Shere Hite (1942 – 2020) was a American-born German sex educator and feminist. Her sexological work focused primarily on female sexuality.
She is best-known for her book The Hite Report on Female Sexuality (1976) which is in several ways a successor to Masters and Johnson’s Human Sexual Response (1966) and Kinsey’s Sexual Behavior in the Human Female (1953).
In this book, she permanently devaluated the coitus in favour of more attention for the clitoris.
She is the last great feminist. Perhaps only equalled by Camille Paglia (born 1947). Nancy Friday (1933 – 2017) is another famous feminist of that generation.
Toots Hibbert was a Jamaican singer and songwriter, leader for the band Toots & the Maytals. He is best-known for such songs as “54-46 That’s My Number” (1968), “Pressure Drop” (1970) and “Funky Kingston” (1972).
Hibbert was one of the first artists to use the word “reggae” in 1968’s “Do the Reggay”.
Hamilton Bohannon was an American musician best known for the disco hit “Let’s Start the Dance” (1978).
Other compositions of note include “I Remember” (1981, the basis for “From: Disco To: Disco”, 1996), “Me and the Gang” (1978, the basis for “Get Get Down”, 1999), “Truck Stop” (1974), “South African Man” (1975) and “The Beat (Part 2)” (1979).
His instrumentals have a mesmerizing repetitiveness and a lack of violins which went down well with the people who liked to dance but were not into the kitsch of disco.
Terry Jones will be best-remembered for playing Maria in Life of Brian (1979) in which she proclaims indignantly that her son is “not the messiah, but a very naughty boy.”
Every death being an encounter, I was surprised to learn that Jones was also a popular historian.
In ‘The Knight’ episode of Terry Jones’ Medieval Lives (2004) Jones explains how the English word knight stems from the Germanic word knecht, two words which have since then have become to denote opposite things. In Dutch, the ‘knecht’ (also the name for a farmhand now) is the one who helps the knight, a page boy really.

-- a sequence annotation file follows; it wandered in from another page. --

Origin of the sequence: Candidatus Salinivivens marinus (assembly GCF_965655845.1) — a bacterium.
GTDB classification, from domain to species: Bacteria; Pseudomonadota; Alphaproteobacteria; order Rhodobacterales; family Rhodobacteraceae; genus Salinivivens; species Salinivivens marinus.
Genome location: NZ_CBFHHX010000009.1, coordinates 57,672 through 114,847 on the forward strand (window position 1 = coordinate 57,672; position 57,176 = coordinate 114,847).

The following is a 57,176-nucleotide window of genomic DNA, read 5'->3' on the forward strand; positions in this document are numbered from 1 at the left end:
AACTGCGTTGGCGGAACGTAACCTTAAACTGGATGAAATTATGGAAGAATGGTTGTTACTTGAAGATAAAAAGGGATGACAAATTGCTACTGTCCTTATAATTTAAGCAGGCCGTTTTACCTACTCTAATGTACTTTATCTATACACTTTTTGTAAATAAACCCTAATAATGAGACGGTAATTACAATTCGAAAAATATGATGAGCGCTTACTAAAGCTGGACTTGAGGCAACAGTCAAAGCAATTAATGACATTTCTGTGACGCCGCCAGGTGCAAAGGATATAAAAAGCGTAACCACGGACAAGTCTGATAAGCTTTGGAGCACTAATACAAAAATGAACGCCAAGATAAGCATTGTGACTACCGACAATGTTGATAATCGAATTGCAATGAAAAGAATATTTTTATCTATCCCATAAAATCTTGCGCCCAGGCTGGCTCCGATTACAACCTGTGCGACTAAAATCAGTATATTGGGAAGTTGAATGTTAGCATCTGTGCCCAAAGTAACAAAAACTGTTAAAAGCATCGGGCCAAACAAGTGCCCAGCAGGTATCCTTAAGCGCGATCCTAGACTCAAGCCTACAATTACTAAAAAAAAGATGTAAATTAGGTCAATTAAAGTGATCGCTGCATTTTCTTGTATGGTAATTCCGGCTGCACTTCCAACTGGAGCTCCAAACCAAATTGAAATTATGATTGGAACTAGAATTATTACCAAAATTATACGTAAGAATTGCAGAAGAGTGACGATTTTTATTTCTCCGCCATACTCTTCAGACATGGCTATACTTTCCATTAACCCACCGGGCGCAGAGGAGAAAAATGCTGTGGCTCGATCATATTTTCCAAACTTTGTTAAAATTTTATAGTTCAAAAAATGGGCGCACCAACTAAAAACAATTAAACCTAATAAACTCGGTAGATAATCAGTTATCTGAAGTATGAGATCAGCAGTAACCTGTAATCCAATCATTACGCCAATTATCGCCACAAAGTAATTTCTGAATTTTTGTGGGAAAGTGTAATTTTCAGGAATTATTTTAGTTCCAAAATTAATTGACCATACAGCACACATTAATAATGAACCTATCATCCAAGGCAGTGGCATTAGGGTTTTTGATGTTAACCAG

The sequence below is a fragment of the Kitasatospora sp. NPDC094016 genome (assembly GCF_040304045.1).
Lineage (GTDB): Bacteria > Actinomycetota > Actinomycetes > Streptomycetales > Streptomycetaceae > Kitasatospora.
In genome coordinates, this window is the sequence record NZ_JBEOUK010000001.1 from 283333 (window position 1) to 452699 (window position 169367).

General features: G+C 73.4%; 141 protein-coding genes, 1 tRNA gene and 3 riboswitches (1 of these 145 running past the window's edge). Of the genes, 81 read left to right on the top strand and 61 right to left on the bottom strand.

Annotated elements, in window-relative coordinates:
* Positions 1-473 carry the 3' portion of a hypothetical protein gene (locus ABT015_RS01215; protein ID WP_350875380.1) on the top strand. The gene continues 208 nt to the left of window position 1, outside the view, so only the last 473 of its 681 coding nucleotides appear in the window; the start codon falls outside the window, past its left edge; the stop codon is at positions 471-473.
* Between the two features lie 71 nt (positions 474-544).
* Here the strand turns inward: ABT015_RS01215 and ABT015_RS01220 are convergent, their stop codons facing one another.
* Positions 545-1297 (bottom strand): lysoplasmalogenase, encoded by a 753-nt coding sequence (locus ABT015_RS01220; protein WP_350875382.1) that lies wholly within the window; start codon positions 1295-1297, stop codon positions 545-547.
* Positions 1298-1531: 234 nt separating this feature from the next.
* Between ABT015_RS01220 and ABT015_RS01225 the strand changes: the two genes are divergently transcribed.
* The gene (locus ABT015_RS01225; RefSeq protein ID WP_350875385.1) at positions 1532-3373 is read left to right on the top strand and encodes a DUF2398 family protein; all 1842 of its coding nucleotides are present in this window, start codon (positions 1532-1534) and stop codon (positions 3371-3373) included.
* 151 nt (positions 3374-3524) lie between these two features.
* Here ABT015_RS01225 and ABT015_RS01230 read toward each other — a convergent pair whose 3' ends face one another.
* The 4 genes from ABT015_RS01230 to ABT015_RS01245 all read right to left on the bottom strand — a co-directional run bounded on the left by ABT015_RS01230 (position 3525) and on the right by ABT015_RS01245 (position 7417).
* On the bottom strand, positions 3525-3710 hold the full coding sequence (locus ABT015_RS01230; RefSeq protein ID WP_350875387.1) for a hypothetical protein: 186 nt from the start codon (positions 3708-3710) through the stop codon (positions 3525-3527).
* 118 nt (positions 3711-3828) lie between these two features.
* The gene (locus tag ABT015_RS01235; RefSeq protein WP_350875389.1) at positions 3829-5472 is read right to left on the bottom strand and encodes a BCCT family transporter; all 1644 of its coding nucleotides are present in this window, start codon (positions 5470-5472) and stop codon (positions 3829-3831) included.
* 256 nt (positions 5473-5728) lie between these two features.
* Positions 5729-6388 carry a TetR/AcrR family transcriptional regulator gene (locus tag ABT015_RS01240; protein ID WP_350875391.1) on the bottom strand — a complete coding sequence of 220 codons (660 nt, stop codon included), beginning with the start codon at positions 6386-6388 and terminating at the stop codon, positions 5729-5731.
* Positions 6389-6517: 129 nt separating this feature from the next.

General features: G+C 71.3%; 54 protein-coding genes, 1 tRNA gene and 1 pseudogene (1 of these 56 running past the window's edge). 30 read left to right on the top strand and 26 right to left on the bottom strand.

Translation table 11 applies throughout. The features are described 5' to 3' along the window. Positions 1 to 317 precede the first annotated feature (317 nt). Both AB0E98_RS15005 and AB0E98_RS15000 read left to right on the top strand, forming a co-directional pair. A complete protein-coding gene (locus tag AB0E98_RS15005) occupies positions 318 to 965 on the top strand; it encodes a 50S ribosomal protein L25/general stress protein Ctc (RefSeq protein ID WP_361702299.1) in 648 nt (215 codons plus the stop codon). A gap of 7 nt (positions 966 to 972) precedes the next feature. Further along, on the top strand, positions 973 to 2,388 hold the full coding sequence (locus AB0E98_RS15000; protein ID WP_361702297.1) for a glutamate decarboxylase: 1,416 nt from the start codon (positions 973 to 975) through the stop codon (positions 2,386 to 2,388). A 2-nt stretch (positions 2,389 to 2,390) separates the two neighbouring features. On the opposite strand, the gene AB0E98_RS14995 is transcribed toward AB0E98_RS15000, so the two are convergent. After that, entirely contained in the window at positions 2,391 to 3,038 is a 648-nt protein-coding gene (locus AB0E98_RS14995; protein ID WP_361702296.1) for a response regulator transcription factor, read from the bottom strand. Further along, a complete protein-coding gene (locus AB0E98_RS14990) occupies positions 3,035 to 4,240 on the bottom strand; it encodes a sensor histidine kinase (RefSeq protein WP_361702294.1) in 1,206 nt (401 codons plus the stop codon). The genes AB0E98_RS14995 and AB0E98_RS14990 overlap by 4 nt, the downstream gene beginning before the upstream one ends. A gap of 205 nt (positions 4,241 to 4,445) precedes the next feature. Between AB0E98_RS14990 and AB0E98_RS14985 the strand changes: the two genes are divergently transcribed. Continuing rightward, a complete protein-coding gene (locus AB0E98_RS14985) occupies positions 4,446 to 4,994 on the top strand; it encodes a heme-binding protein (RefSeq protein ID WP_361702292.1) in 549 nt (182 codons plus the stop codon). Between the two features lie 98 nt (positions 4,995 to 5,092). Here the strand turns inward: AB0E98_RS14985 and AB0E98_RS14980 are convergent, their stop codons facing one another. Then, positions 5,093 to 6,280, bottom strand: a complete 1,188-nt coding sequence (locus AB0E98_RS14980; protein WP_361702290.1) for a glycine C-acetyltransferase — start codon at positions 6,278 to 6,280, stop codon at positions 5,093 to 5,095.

I am a child of the Cold War and I can still remember where I was when the Berlin wall fell.
I used to be much more sympathetic to the left, growing older has made me lean more to the right. You know what they say:
“If at age 20 you are not a Communist then you have no heart. If at age 30 you are not a Capitalist then you have no brains.” […]
One of the greatest cognitive dissonances of the 20th century is the continuous attraction of communism, this dream of justice and equality (embodied by Sartre (Dirty Hands) , Che Guevara and the hippies) and the paradoxical contrast with the actual gruesome fiasco of the first communist system (and all subsequent communist systems). And yet, it’s not hard to see why communism, this Opium of the Intellectuals, holds such a powerful attraction at a time when the earth, a finite cake, is being greedily devoured which results in polluted air, polluted water and polluted nature, essential resources that should be common and free to everyone. That’s why I call myself a ‘commonist’ sometimes.
Back to the topic. The dissident Bukovsky, the man who wrote a pamphlet with the title Manual on Psychiatry for Dissidents (1974) at a time when thousands of dissidents were locked up in psychiatric hospitals all over the Soviet Union. This manual instructed potential victims of political psychiatry how to behave during interrogation to avoid being diagnosed as mentally ill
Bukovsky is interviewed prominently in the documentary film The Soviet Story (2008), featured on YouTube without subtitles for the parts in Russian language. The film has its flaws I’m sure, and it was financed by a right-leaning grouping of European political parties but it is nevertheless of interest.